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Overseas Security Advisory Council
Bureau of Diplomatic Security
U.S. Department of State

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Kenya 2020 Crime & Safety Report

This is an annual report produced in conjunction with the Regional Security Office at the U.S. Embassy in Nairobi. OSAC encourages travelers to use this report to gain baseline knowledge of security conditions in Kenya. For more in-depth information, review OSAC’s Kenya-specific page for original OSAC reporting, consular messages, and contact information, some of which may be available only to private-sector representatives with an OSAC password.

 

Travel Advisory

 

The current U.S. Department of State Travel Advisory at the date of this report’s publication assesses Kenya at Level 2, indicating travelers should exercise increased caution.

Do Not Travel to:

  • Kenya-Somalia border and some coastal areas due to terrorism.
  • Areas of Turkana County due to crime.

 

Reconsider Travel to:

  • Nairobi neighborhoods of Eastleigh and Kibera at all times due to crime and kidnapping. Be especially careful when traveling after dark anywhere in Kenya due to crime.

 

Review OSAC’s report, Understanding the Consular Travel Advisory System.

 

Overall Crime and Safety Situation

 

Crime Threats

 

The U.S. Department of State has assessed Nairobi as being a CRITICAL-threat location for crime directed at or affecting official U.S. government interests.

 

The greatest threats continue to be road safety and crime. Violent and sometimes fatal criminal attacks, including home invasions, burglaries, armed carjackings, and kidnappings can occur at any time and in any location. Criminals frequently use weapons during the commission of their crime. Most criminals rob victims of their possessions and release them unharmed, if they are completely cooperative. However, criminals will not hesitate to shoot a victim who is uncooperative or who may appear to hesitate before complying with their assailant. One tactic of carjackers is to tie up victims and put them in the back seat or trunk of their own car, transporting them to an ATM to withdraw cash.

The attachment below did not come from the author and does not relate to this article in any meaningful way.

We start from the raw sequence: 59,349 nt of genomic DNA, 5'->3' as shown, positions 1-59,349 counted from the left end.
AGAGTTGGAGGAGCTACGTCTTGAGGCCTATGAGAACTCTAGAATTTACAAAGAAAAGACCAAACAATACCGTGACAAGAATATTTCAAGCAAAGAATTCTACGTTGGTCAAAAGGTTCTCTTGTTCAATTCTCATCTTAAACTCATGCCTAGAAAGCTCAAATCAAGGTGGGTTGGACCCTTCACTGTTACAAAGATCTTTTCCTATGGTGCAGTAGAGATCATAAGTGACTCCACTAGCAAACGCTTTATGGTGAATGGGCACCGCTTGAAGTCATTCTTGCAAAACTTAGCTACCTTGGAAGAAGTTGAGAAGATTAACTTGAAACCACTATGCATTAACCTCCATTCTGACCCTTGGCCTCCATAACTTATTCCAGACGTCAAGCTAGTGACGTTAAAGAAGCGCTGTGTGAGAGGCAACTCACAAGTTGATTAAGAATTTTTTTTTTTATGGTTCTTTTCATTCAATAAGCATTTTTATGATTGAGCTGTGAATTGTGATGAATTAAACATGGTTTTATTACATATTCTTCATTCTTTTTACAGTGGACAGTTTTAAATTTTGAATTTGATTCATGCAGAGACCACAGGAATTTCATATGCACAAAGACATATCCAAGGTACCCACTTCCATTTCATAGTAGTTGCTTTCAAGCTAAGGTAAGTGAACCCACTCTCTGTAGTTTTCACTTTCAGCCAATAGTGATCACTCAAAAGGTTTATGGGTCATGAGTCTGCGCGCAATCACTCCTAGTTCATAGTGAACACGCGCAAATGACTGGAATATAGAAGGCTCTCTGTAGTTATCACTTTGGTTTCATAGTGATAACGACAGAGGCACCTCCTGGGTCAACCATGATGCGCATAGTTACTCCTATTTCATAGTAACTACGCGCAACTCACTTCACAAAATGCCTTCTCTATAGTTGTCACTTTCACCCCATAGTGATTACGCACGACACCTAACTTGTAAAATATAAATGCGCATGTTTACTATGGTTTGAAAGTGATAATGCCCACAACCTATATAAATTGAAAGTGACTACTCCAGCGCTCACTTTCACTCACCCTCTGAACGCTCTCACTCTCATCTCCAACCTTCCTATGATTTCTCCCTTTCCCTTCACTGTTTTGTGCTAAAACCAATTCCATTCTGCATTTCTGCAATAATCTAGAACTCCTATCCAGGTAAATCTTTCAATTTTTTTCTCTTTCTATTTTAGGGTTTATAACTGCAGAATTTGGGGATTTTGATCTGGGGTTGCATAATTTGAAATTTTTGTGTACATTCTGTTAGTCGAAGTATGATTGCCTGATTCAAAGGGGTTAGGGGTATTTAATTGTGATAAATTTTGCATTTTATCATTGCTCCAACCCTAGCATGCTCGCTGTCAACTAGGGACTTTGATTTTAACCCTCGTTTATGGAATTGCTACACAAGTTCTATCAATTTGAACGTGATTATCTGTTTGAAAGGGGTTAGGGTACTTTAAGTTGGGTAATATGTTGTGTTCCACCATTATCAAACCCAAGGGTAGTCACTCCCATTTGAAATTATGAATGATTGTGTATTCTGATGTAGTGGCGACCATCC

Street crime is a serious problem, particularly in Nairobi, Mombasa, Kiambu, Meru, and other large cities. Most street crime involves multiple armed assailants. In some instances, large crowds of street criminals incite criminal activity, which has the potential to escalate into mob violence with little notice. Do not walk/run outside of known, safe areas. Avoid hailing taxis from the street; this often results in robbery.

 

Along with other crimes of opportunity, pickpockets and thieves often carry out snatch-and-grab attacks in crowded areas and from vehicles idling in traffic, relieving pedestrians or drivers of purses, cell phones or other easily accessible belongings. Keep vehicle windows up and doors locked at all times.

 

Review OSAC’s reports, All That You Should Leave Behind, The Overseas Traveler’s Guide to ATM Skimmers & Fraud, Taking Credit, Hotels: The Inns and Outs and Considerations for Hotel Security.

 

Cybersecurity Issues

 

There are an estimated 3,000 cyber-crime incidences reported in Kenya every month. According to Information Technology, Security, and Assurance Kenya, internet-based crimes range from bank fraud and illegal money transfers to the compromise of personal data. Review OSAC’s reports, Cybersecurity Basics, Best Practices for Maximizing Security on Public Wi-Fi, Traveling with Mobile Devices: Trends & Best Practices, and Satellite Phones: Critical or Contraband?

 

Transportation-Safety Situation

 

Road Safety and Road Conditions